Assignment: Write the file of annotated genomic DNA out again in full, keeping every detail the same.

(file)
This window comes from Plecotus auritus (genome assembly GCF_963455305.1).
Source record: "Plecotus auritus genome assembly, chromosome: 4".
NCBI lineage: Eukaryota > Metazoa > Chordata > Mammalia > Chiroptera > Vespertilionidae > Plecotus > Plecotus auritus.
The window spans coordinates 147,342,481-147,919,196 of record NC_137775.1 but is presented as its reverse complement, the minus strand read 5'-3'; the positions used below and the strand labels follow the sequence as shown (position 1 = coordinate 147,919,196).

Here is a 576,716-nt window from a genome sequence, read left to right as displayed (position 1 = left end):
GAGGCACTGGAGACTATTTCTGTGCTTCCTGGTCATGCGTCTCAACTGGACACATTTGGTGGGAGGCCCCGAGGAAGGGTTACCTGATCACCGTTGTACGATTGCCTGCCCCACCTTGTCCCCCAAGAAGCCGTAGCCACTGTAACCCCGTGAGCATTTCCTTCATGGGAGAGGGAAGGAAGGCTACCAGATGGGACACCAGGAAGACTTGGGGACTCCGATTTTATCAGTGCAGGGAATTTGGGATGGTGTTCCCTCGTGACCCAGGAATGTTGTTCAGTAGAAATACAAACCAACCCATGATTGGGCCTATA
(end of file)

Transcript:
This window comes from Plecotus auritus (genome assembly GCF_963455305.1).
Source record: "Plecotus auritus genome assembly, chromosome: 4".
NCBI lineage: Eukaryota > Metazoa > Chordata > Mammalia > Chiroptera > Vespertilionidae > Plecotus > Plecotus auritus.
The window spans coordinates 147,342,481-147,919,196 of record NC_137775.1 but is presented as its reverse complement, the minus strand read 5'-3'; the positions used below and the strand labels follow the sequence as shown (position 1 = coordinate 147,919,196).

Here is a 576,716-nt window from a genome sequence, read left to right as displayed (position 1 = left end):
GAGGCACTGGAGACTATTTCTGTGCTTCCTGGTCATGCGTCTCAACTGGACACATTTGGTGGGAGGCCCCGAGGAAGGGTTACCTGATCACCGTTGTACGATTGCCTGCCCCACCTTGTCCCCCAAGAAGCCGTAGCCACTGTAACCCCGTGAGCATTTCCTTCATGGGAGAGGGAAGGAAGGCTACCAGATGGGACACCAGGAAGACTTGGGGACTCCGATTTTATCAGTGCAGGGAATTTGGGATGGTGTTCCCTCGTGACCCAGGAATGTTGTTCAGTAGAAATACAAACCAACCCATGATTGGGCCTATA